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An Introductory Overview to Medicare

Last Updated November 20, 2014

 

by: Retirement Dictionary Staff

 

 

As the results of numerous studies show, healthcare cost during retirement is one of the largest expenses for many retirees, often exceeding $200,000 for some couples. Luckily, those who are at least age 65 may be eligible for Medicare, America’s federal health insurance program.

Certain individuals younger than age 65 may also be eligible for Medicare if they are disabled, as well as those with end-stage renal disease.

In some cases, receiving Medicare coverage is not automatic, and as such, some eligible individuals may need to ensure that they sign up on a timely basis.

What Medicare Covers

Medicare coverage is broken down into four Parts. The following is a high level overview of each:

Medicare Part A

Medicare Part B

Medicare Part C

Medicare Part D

Medicare Part A is hospital insurance, and covers items such as inpatient hospital stays, care in a skilled nursing facility, hospice care, and some home health care

Medicare Part B is medical insurance and covers certain doctors' services, outpatient care, medical supplies, and preventive services.

Medicare Part C, also known as a Medicare Advantage Plan, is not a type of coverage. Instead, it is Medicare health plan available through a private provider, contracted with Medicare. These include Preferred Provider Organizations (PPO)s ,  Health Maintenance Organizations (HMO)s, private fee-for-service plans, Special Needs Plans, and Medicare Medical Savings Account Plans.

Individuals can choose to between the original Medicare or a Medicare Part D plan

Medicare Part D is prescription drug coverage. These are offered by insurance companies and other private companies approved by Medicare.

 

Some Medicare Advantage Plans include provisions for Medicare Part C (prescription drug coverage).

Medicare Eligibility

Generally, you are required to meet certain requirements in order to be eligible for Medicare. For example:

  • If you are at least age 65 and you qualify for Social Security income, you are eligible for free Medicare Part A (hospital insurance). If you do not meet the requirements for free Medicare Part A, you may be able to get it by paying a monthly premium.
  • If you are eligible for free Medicare hospital insurance, you may enroll in Medicare medical insurance (Part B) by paying a monthly premium. If not, you may purchase medical insurance if you are age 65 or older and you are a U.S. citizen, or a lawfully admitted noncitizen who has lived in the United States for at least five years. In this case, you would not need to buy hospital insurance, unless you want to.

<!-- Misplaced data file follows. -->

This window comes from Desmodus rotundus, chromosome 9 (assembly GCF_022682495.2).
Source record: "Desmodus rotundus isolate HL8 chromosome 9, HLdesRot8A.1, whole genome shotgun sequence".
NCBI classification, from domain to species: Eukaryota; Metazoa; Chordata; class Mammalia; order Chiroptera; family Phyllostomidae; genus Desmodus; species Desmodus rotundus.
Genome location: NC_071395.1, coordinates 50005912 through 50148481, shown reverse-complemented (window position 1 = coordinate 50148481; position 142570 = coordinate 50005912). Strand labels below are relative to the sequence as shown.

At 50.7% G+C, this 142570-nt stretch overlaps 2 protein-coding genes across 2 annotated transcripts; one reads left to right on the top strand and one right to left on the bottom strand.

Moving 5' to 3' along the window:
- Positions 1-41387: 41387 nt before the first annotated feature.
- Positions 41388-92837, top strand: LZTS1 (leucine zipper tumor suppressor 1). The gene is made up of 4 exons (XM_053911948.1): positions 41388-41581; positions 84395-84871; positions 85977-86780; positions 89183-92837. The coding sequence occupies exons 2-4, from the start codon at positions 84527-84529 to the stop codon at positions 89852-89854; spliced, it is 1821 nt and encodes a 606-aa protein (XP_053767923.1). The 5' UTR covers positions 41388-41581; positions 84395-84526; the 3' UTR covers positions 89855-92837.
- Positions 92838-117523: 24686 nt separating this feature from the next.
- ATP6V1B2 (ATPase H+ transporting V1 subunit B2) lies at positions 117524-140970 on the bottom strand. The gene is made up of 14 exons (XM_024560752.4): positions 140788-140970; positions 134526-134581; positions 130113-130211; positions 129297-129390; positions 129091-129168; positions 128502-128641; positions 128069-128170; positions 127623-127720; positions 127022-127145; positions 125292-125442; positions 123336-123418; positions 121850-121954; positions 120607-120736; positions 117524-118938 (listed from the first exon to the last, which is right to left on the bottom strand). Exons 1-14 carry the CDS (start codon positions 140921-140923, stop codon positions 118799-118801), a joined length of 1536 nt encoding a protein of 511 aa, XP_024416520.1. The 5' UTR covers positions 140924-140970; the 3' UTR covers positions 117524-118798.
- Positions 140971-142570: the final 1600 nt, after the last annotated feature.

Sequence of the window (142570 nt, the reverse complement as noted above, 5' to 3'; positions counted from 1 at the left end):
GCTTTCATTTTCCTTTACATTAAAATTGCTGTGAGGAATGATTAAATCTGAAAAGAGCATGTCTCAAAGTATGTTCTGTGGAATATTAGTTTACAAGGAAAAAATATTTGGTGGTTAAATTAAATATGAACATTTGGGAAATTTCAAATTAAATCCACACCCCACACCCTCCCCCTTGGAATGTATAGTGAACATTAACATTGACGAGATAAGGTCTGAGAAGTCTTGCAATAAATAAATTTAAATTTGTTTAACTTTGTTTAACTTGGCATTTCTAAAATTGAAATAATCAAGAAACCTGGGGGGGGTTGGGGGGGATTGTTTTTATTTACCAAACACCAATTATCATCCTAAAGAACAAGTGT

• If you have Medicare Parts A and B, you can join a Medicare Advantage plan.  And,
  • If you have Medicare Part A, Medicare Part B, or Medicare Part C, you are eligible for Medicare Part D.

These are only some of the requirements. Please contact your financial advisor for additional and alternate requirements that may apply.

Medicare Costs

You may be required to pay for Medicare in some cases. The following table provides a high level overview of Medicare costs for 2015.

2015 Costs at a Glance

Part B premium

Most people pay $104.90 each month

Part B deductible

$147 per year

Part A premium

Most people don't pay a monthly premium for Part A. If you buy Part A, you'll pay up to $407 each month

Part A hospital inpatient deductible

 You pay: 

  • $1,260 deductible for each benefit period
  • Days 1-60: $0 coinsurance for each benefit period
  • Days 61-90: $315 coinsurance per day of each benefit period
  • Days 91 and beyond: $630 coinsurance per each "lifetime reserve day" after day 90 for each benefit period (up to 60 days over your lifetime)
  • Beyond lifetime reserve days: all costs

Source Medicare.gov

 

If you are unable to afford to pay for Medicare, you may be able to get assistance through Governmental programs such as Medicaid.

Signing Up for Medicare

Generally, the sign-up process should be done three months before you reach age 65. Delaying it beyond this timeframe could result in delay of coverage and higher premium costs.

You can sign up for Medicare online here http://www.socialsecurity.gov/medicare/apply.html.

If you receive disability benefits for at least two years, the Social Security Administration will automatically enroll you in Medicare Part A and Medicare Part B.

This is a high level overview.  Please contact your financial advisor to discuss Medicare and your other retirement planning needs.